A Bridge Preservation Guide published this spring by the Federal Highway Administration outlines the importance of bridge preservation programs and other solutions as part of an overall necessity to address the nationwide infrastructure challenges in the US.
According to 2017 bridge data collected and released by the FHWA, of the nation’s 612,677 bridges, more than 54,000 of these are rated “structurally deficient,” while more than one-third of all bridges in the U.S. have demonstrated repair needs. As a result, bridge repair and rehabilitation remain among the top priorities for transportation departments throughout the U.S.
The FHWA notes that limited funding for infrastructure makes it necessary for federal, state and local governments to implement cost-effective methods and programs that seek to extend the safe service life of bridges through a variety of preservation and rehabilitation programs. These programs include a combination of solutions, including developing and implementing routine maintenance for various bridge components, both surface and structural. Bridge preservation programs also involve assessing and monitoring the structural health and integrity of existing structures, including mandatory inspections and methods of damage detection.
There are various ways that innovative monitoring systems, including continuous, wireless and remote systems, are being used in structural health monitoring (SHM) programs for bridges and other structures. The FHWA notes that technical innovations and advancements in monitoring equipment and data gathering can be incorporated into various phases involving bridge construction or repair. Some of these areas include early detection of structural defects and ongoing monitoring and data collection related to the study of traffic or environmental impact. Monitoring systems can also be implemented for design and pre-construction activities, as well as new bridge construction. These innovations can be included in both the design and construction phases of both bridges and sub-structures.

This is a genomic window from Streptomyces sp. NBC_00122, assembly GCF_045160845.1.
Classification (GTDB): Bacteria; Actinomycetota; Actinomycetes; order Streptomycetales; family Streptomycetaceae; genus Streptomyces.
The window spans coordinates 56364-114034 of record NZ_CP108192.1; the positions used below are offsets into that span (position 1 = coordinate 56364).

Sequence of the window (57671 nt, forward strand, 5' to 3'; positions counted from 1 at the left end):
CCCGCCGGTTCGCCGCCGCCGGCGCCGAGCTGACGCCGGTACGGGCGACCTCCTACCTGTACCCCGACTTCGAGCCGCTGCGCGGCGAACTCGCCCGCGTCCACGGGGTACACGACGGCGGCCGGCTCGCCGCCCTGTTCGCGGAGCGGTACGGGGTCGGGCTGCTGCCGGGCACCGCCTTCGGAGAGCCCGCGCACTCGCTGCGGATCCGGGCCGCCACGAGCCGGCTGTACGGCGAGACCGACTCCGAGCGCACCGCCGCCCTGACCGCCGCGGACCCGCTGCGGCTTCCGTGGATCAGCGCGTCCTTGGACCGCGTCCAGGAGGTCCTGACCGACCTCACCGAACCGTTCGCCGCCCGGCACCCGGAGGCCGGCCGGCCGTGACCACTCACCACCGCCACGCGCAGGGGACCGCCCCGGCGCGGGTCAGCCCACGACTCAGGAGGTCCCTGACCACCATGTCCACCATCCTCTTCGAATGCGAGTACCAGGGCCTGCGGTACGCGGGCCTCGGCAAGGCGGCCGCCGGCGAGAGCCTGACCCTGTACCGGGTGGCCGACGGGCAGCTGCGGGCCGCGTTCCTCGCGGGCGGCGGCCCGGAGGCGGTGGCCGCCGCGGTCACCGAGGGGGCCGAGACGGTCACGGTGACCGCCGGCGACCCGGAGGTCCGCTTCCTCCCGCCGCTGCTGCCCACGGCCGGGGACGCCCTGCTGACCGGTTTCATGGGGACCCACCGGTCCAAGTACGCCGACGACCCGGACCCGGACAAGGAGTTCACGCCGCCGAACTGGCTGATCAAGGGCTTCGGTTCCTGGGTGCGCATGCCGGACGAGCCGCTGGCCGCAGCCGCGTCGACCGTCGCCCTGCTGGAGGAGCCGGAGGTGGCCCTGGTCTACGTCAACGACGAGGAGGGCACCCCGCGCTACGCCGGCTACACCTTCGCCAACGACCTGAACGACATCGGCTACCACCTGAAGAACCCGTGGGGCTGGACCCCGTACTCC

As the average age of bridges in the U.S. continues to climb, and as more bridges each year approach the end of their design or service life, it’s imperative for government and transportation officials at all levels to look to innovative, new technologies for early detection, assessment, monitoring, and collecting data, as part of an overall plan to restore the infrastructure.
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